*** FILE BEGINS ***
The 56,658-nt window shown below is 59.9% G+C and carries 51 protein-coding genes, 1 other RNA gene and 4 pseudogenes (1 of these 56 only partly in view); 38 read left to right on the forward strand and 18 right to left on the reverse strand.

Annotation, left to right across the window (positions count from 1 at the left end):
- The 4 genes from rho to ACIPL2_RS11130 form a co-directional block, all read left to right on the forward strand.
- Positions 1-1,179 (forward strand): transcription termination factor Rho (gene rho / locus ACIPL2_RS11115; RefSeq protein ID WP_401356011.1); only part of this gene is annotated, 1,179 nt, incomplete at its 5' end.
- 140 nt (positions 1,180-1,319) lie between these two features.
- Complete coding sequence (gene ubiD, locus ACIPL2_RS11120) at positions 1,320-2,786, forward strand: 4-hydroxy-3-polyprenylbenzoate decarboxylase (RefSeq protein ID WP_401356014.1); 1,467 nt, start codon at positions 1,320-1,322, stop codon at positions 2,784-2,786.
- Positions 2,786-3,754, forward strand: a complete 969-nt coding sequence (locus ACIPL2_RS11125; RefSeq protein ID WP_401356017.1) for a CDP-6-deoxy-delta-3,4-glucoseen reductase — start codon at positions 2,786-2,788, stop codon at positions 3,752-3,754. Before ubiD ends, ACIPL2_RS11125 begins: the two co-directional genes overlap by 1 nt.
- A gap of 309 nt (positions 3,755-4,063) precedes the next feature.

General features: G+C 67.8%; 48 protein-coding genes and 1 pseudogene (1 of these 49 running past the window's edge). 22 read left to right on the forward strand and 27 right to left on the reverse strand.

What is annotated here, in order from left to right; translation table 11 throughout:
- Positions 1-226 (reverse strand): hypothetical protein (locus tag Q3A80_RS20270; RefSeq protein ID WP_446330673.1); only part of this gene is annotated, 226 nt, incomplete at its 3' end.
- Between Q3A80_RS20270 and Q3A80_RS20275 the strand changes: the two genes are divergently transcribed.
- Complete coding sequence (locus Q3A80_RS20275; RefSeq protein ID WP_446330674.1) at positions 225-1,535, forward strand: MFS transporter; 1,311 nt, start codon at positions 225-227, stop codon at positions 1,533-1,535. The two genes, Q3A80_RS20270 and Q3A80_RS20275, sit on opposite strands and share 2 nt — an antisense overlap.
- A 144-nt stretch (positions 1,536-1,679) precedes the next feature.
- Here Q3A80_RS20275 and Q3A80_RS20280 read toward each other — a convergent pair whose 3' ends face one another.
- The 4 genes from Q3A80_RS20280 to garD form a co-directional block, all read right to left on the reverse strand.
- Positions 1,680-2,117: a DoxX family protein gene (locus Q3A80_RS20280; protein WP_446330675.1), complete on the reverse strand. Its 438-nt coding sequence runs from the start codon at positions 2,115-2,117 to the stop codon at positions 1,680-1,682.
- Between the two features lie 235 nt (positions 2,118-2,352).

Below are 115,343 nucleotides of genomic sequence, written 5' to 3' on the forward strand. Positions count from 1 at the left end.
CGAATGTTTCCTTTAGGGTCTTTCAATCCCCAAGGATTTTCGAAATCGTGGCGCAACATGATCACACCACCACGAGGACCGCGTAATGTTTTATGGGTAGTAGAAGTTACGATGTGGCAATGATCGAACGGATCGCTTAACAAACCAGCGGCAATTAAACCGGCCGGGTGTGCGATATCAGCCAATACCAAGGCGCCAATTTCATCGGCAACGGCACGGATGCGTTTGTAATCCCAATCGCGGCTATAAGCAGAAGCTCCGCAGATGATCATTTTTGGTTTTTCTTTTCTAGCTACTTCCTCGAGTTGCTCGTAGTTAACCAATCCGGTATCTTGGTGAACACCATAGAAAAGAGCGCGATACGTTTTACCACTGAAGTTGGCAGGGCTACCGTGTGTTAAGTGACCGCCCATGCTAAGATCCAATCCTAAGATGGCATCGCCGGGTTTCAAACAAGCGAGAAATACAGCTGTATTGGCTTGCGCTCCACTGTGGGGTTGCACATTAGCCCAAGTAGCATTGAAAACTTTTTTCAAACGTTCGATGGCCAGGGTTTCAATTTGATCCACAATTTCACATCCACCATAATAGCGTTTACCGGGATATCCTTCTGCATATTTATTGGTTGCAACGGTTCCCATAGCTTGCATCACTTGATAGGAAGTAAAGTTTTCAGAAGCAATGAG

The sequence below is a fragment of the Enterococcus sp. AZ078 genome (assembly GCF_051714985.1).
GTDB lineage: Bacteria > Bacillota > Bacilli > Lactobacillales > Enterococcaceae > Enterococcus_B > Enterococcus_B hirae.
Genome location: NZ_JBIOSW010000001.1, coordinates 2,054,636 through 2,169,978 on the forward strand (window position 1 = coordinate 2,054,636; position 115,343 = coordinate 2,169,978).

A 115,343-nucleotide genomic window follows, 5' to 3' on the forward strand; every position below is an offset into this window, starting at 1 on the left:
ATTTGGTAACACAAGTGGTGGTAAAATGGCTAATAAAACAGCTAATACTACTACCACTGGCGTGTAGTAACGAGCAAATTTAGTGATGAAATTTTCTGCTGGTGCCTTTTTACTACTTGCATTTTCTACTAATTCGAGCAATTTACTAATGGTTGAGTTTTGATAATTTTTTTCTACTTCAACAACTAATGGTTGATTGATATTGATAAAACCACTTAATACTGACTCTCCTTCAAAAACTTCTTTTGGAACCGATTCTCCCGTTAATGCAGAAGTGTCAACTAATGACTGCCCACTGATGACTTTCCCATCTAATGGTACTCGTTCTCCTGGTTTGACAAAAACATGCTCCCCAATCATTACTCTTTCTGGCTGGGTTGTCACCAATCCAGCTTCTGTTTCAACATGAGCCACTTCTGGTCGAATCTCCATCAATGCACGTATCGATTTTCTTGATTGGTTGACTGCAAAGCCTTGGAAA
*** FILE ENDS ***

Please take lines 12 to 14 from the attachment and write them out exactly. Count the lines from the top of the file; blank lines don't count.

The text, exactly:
- Between Q3A80_RS20270 and Q3A80_RS20275 the strand changes: the two genes are divergently transcribed.
- Complete coding sequence (locus Q3A80_RS20275; RefSeq protein ID WP_446330674.1) at positions 225-1,535, forward strand: MFS transporter; 1,311 nt, start codon at positions 225-227, stop codon at positions 1,533-1,535. The two genes, Q3A80_RS20270 and Q3A80_RS20275, sit on opposite strands and share 2 nt — an antisense overlap.
- A 144-nt stretch (positions 1,536-1,679) precedes the next feature.